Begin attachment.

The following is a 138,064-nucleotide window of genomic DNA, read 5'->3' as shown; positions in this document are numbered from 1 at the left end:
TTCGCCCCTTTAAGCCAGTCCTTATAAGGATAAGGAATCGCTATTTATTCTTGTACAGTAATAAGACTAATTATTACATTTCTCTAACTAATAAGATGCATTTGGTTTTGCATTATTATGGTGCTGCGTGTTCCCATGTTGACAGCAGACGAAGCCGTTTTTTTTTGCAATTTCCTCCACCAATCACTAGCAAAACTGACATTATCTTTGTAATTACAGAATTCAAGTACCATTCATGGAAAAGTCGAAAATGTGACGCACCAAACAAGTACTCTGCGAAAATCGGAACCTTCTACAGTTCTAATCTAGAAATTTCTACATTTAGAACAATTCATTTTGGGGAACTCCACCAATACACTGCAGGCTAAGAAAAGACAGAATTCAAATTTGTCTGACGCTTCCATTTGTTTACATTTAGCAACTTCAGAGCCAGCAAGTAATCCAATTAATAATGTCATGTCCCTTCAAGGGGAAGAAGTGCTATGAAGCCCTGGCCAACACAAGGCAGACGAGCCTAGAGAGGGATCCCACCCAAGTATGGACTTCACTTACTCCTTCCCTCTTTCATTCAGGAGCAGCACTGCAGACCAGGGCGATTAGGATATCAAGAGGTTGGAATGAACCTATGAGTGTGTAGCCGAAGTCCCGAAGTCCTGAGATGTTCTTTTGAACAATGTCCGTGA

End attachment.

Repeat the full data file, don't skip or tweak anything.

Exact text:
The following is a 138,064-nucleotide window of genomic DNA, read 5'->3' as shown; positions in this document are numbered from 1 at the left end:
TTCGCCCCTTTAAGCCAGTCCTTATAAGGATAAGGAATCGCTATTTATTCTTGTACAGTAATAAGACTAATTATTACATTTCTCTAACTAATAAGATGCATTTGGTTTTGCATTATTATGGTGCTGCGTGTTCCCATGTTGACAGCAGACGAAGCCGTTTTTTTTTGCAATTTCCTCCACCAATCACTAGCAAAACTGACATTATCTTTGTAATTACAGAATTCAAGTACCATTCATGGAAAAGTCGAAAATGTGACGCACCAAACAAGTACTCTGCGAAAATCGGAACCTTCTACAGTTCTAATCTAGAAATTTCTACATTTAGAACAATTCATTTTGGGGAACTCCACCAATACACTGCAGGCTAAGAAAAGACAGAATTCAAATTTGTCTGACGCTTCCATTTGTTTACATTTAGCAACTTCAGAGCCAGCAAGTAATCCAATTAATAATGTCATGTCCCTTCAAGGGGAAGAAGTGCTATGAAGCCCTGGCCAACACAAGGCAGACGAGCCTAGAGAGGGATCCCACCCAAGTATGGACTTCACTTACTCCTTCCCTCTTTCATTCAGGAGCAGCACTGCAGACCAGGGCGATTAGGATATCAAGAGGTTGGAATGAACCTATGAGTGTGTAGCCGAAGTCCCGAAGTCCTGAGATGTTCTTTTGAACAATGTCCGTGA